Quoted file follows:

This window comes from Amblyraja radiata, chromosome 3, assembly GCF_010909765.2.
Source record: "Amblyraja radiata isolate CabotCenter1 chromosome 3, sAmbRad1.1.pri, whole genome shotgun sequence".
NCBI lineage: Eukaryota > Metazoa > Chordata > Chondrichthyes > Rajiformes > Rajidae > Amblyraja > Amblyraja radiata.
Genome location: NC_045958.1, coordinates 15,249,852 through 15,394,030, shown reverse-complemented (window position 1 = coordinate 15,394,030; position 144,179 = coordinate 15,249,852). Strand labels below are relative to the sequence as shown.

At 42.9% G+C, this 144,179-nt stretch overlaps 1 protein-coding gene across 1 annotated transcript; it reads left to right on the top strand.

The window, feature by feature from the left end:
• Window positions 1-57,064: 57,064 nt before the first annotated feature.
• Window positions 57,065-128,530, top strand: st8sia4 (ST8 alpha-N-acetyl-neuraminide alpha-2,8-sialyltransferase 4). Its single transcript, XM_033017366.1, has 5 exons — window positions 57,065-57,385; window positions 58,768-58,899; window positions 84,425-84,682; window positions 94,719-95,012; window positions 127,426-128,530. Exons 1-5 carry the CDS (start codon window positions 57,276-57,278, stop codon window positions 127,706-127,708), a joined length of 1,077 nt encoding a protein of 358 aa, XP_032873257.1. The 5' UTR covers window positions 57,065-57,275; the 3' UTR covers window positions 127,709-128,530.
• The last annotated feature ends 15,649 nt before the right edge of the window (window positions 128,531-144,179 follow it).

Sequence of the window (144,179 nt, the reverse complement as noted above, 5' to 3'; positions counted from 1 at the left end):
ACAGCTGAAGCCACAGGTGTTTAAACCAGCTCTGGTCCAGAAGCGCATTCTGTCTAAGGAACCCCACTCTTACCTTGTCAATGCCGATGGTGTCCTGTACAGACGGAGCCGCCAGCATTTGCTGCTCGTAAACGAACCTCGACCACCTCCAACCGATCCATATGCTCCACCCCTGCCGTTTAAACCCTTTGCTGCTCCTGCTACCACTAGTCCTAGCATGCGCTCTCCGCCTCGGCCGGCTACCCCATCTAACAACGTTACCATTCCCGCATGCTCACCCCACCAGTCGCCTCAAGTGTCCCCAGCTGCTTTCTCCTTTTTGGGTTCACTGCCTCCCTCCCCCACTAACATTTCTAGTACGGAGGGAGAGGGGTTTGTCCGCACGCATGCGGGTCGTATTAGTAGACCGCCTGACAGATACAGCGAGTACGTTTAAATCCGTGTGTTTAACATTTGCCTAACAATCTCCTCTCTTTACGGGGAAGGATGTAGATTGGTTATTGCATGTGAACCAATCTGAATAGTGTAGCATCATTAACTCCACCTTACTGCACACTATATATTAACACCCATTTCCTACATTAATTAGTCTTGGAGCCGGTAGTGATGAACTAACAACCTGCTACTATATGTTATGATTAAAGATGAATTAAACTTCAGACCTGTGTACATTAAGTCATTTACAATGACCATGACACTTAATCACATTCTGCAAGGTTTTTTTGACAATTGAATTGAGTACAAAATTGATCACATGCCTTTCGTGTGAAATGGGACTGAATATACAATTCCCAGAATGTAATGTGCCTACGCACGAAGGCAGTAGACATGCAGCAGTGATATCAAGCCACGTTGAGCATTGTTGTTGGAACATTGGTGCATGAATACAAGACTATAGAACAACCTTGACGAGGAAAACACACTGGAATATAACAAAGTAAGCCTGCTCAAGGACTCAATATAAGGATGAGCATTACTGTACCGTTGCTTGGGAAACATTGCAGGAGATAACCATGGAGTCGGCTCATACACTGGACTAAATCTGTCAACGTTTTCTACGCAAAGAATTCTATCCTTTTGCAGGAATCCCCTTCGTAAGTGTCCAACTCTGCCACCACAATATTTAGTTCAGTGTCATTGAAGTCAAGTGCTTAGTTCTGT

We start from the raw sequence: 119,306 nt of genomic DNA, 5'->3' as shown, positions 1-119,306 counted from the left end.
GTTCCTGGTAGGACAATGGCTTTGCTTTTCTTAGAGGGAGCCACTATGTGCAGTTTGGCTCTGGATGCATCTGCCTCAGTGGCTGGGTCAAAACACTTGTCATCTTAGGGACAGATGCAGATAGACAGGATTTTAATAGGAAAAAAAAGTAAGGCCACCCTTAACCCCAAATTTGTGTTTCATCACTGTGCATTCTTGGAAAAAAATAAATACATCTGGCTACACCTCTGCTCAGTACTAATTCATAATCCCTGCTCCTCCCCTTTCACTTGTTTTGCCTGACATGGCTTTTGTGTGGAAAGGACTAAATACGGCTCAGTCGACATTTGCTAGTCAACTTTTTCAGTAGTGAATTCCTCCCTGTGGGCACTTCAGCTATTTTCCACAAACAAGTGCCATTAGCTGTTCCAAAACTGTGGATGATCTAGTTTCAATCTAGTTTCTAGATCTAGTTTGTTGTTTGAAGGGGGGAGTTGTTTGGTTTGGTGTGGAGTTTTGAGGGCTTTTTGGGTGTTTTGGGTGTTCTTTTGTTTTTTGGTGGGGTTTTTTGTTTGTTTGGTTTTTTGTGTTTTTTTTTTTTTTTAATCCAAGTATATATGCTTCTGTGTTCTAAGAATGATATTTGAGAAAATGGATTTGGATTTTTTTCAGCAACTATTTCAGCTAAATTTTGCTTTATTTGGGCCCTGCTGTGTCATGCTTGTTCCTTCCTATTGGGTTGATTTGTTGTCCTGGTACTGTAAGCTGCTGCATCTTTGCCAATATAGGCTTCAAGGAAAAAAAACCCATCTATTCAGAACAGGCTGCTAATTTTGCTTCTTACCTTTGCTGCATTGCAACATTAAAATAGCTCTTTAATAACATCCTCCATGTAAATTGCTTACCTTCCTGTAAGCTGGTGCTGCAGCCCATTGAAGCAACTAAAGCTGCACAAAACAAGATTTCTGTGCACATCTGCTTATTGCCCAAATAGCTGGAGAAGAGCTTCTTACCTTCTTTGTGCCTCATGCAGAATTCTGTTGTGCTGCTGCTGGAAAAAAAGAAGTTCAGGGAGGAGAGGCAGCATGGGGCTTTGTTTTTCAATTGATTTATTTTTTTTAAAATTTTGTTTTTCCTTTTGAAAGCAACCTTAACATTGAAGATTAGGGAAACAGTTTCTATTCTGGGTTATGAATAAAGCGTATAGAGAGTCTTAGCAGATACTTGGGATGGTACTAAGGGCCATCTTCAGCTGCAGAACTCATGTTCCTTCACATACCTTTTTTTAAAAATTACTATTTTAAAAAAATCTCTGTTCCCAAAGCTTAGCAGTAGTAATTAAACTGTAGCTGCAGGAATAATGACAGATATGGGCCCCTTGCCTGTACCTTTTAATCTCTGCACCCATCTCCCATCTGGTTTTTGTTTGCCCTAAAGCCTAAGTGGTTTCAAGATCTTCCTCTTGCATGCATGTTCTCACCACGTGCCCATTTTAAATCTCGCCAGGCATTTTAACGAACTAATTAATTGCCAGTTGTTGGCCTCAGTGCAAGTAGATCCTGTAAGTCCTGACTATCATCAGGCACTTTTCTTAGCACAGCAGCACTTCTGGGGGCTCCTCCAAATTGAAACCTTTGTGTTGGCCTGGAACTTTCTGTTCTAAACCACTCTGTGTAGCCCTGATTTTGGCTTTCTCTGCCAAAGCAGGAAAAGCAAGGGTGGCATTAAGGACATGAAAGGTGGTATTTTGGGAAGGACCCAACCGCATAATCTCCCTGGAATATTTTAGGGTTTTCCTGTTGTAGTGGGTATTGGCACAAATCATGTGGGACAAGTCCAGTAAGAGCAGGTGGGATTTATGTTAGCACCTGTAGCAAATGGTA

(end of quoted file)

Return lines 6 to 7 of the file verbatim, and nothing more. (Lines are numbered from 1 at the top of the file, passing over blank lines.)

The window, feature by feature from the left end:
• Window positions 1-57,064: 57,064 nt before the first annotated feature.